In the summer 2005 issue of BCWWA’s “Watermark”, I mentioned a test being conducted in an upscale Kelowna neighbourhood. We included bar charts on water bills showing homeowners’ monthly consumption compared to the average monthly consumption on their street. This area was chosen because we’d tried several methods of public education in the past, but the water conservation message hadn’t gotten through.
The great fictional detective, Sherlock Holmes, once said something to this effect: “Avoid developing your theory before you collect the evidence. If you develop your theory first, you may interpret the evidence to support your flawed assumptions.” I thought about this quote after talking to the person responsible for water conservation in a small town.
I came across a study by an American behavioural researcher who wanted to find out if people act more responsibly in groups or as individuals. The researcher concluded that individuals are more likely to take action when they feel some personal responsibility to help. In large groups, however, the sense of responsibility is “diffused” among the group. In other words, when there is a problem, most people expect that someone else will take care of it.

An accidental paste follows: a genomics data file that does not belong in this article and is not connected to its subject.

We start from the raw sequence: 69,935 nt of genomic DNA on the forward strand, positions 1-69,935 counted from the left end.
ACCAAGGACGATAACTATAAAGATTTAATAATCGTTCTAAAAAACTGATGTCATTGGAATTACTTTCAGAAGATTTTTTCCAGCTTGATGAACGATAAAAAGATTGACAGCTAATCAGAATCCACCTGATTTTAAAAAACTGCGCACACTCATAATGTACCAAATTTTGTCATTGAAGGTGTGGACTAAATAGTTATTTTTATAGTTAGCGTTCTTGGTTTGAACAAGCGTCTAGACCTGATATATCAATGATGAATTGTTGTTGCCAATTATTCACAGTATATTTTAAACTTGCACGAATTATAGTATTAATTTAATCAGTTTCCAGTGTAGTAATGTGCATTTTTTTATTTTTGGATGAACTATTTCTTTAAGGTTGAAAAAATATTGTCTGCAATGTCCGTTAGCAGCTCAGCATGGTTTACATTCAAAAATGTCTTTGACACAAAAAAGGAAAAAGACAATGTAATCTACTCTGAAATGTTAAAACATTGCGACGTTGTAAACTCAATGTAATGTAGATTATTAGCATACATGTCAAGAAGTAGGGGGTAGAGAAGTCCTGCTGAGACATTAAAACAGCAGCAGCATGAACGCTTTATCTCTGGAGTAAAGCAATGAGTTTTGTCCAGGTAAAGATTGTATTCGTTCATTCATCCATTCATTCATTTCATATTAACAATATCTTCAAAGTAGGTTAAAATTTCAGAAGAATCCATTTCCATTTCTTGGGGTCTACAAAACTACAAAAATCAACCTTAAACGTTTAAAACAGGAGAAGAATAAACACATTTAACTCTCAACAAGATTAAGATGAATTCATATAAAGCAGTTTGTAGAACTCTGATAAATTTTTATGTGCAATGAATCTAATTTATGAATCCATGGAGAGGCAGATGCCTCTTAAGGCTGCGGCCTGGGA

When I was hired in 1996 to develop Kelowna’s “Water Smart” program, I thought it would be easy to achieve the utility’s targets for reductions in water use. Surely the same marketing principles I used for General Motors and other clients could be applied to a water conservation program. I quickly found out how wrong I was.